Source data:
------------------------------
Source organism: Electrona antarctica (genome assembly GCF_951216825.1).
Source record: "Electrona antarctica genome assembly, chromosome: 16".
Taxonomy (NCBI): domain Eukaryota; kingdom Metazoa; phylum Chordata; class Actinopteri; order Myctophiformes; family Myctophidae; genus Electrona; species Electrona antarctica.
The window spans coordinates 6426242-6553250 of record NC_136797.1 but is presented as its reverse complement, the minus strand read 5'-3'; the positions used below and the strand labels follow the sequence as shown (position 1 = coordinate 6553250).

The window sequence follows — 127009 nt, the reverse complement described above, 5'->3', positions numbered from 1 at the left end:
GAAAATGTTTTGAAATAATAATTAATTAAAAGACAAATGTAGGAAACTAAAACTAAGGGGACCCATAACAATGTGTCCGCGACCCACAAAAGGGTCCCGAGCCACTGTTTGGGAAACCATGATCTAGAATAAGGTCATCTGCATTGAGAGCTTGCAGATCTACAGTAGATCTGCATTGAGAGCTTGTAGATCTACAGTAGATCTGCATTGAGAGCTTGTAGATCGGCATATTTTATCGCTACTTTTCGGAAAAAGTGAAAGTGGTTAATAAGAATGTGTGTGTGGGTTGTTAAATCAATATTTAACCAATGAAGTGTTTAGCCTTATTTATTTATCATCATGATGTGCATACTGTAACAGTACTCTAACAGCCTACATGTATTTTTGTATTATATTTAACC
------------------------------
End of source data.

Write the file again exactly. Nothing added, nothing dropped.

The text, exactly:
Source organism: Electrona antarctica (genome assembly GCF_951216825.1).
Source record: "Electrona antarctica genome assembly, chromosome: 16".
Taxonomy (NCBI): domain Eukaryota; kingdom Metazoa; phylum Chordata; class Actinopteri; order Myctophiformes; family Myctophidae; genus Electrona; species Electrona antarctica.
The window spans coordinates 6426242-6553250 of record NC_136797.1 but is presented as its reverse complement, the minus strand read 5'-3'; the positions used below and the strand labels follow the sequence as shown (position 1 = coordinate 6553250).

The window sequence follows — 127009 nt, the reverse complement described above, 5'->3', positions numbered from 1 at the left end:
GAAAATGTTTTGAAATAATAATTAATTAAAAGACAAATGTAGGAAACTAAAACTAAGGGGACCCATAACAATGTGTCCGCGACCCACAAAAGGGTCCCGAGCCACTGTTTGGGAAACCATGATCTAGAATAAGGTCATCTGCATTGAGAGCTTGCAGATCTACAGTAGATCTGCATTGAGAGCTTGTAGATCTACAGTAGATCTGCATTGAGAGCTTGTAGATCGGCATATTTTATCGCTACTTTTCGGAAAAAGTGAAAGTGGTTAATAAGAATGTGTGTGTGGGTTGTTAAATCAATATTTAACCAATGAAGTGTTTAGCCTTATTTATTTATCATCATGATGTGCATACTGTAACAGTACTCTAACAGCCTACATGTATTTTTGTATTATATTTAACC